Sure thing, Baghdad Bob.
Millennials, who are increasingly skeptical of President Obama, still aren’t buying into the law. According to a recent poll by National Journal, young Americans, who are desparently needed to make the math behind the law work, expect that Obamacare will be repealed.
Shortly after Lois Lerner, a senior IRS official who has since retired, and an internal watchdog report confirmed that the tax agency had targeted conservatives and Tea Party groups seeking tax-exempt status, President Barack Obama slammed the actions as “outrageous” and “inexcusable.”
But since those initial comments, President Obama has, noticeably, tried to dismiss the scandal, one of many that his administration has faced this year and led the American public to question his honesty and trustworthiness. In July, for example, he complained that Republicans in Congress investigating the IRS’s targeting of conservatives organizations were engaging in an “endless parade of distractions and political posturing and phony scandals.”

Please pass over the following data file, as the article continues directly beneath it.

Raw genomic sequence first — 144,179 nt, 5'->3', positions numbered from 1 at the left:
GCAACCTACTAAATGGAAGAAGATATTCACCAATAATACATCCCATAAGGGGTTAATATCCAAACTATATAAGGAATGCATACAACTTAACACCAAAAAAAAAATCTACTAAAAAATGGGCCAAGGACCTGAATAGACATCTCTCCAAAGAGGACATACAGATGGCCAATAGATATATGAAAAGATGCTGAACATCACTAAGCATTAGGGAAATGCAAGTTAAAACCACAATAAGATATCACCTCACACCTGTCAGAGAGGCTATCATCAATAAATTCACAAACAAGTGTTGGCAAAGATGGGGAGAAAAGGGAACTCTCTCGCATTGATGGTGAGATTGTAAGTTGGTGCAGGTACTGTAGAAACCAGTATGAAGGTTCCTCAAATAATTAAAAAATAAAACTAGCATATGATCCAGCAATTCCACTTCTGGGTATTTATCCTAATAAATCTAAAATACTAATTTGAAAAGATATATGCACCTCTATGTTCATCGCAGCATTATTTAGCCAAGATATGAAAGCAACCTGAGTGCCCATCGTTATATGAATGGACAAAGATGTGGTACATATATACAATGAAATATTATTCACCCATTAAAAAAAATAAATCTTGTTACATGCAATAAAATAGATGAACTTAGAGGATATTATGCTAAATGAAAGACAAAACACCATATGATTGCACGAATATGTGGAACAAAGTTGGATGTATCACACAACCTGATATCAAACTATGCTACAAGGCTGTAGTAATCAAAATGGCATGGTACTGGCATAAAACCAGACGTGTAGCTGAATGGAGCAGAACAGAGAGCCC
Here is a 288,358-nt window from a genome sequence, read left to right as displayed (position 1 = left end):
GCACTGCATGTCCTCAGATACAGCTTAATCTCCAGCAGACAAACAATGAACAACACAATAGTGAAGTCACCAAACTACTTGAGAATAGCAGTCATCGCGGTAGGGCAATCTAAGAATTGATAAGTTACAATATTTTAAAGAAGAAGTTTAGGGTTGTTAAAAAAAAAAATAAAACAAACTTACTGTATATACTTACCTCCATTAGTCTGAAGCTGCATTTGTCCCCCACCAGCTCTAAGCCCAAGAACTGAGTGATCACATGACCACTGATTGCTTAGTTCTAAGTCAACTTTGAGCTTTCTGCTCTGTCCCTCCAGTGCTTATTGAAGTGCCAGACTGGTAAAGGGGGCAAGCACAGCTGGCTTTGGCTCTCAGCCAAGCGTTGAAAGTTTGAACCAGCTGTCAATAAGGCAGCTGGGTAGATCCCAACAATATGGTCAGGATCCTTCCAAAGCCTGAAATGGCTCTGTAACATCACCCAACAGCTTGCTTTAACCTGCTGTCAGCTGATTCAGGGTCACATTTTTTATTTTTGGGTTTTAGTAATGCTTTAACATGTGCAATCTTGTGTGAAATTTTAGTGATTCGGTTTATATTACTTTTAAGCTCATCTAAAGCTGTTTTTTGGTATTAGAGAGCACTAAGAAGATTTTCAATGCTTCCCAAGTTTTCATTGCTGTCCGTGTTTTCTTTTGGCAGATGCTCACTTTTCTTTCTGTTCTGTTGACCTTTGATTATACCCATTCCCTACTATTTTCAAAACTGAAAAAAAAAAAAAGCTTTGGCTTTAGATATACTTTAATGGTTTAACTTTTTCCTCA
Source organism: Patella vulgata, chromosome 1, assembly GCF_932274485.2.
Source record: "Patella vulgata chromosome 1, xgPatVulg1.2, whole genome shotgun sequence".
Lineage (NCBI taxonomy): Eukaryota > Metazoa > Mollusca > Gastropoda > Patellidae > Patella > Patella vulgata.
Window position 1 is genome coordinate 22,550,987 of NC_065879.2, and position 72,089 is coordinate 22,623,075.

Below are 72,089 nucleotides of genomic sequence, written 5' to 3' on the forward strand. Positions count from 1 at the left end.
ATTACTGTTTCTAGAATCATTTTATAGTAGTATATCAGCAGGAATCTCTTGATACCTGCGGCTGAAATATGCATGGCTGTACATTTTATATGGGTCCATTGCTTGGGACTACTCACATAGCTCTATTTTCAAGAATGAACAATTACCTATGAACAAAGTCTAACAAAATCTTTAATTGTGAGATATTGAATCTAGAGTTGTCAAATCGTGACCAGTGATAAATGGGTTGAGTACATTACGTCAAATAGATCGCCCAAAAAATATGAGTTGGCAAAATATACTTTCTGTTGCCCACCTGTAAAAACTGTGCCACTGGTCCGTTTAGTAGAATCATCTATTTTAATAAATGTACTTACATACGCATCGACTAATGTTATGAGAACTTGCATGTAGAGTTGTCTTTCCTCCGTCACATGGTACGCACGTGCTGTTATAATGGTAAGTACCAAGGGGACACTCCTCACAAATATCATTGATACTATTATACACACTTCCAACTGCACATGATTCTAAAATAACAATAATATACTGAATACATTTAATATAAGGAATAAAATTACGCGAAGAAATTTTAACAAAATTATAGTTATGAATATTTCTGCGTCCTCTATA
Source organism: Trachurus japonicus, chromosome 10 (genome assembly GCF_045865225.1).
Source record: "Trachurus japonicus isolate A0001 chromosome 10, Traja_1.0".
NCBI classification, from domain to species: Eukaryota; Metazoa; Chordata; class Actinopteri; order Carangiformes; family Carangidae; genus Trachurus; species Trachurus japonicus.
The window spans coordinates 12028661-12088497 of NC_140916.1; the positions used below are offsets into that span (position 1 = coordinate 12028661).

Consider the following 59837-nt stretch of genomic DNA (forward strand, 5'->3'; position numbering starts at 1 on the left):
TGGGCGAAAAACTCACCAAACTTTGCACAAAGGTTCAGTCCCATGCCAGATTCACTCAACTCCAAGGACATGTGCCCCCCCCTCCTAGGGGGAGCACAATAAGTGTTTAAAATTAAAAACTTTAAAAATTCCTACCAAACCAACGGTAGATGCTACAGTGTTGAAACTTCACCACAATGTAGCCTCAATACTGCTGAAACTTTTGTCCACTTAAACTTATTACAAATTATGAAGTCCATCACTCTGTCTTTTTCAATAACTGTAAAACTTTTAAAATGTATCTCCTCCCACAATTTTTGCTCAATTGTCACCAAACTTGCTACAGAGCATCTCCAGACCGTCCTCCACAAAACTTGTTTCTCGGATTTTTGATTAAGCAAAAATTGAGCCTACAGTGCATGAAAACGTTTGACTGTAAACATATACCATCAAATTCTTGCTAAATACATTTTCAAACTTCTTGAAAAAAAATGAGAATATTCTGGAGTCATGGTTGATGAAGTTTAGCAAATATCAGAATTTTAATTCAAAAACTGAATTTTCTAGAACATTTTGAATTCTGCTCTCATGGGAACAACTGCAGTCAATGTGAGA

But President Obama and leftist pundits have continued to downplay the IRS scandal, despite evidence that showing that the agency disproportionately targeted conservative organizations.
The latest example came in an interview last week with MSNBC’s Chris Matthews, in which President Obama complained that the media doesn’t report on about the things government does right compared to the focus on the IRS scandal.
Rep. James Sensenbrenner (R-WI) wants the Obama Administration’s chief intelligence official prosecuted for lying under oath when he was asked during congressional testimony if the National Security Agency (NSA) was collecting data on Americans: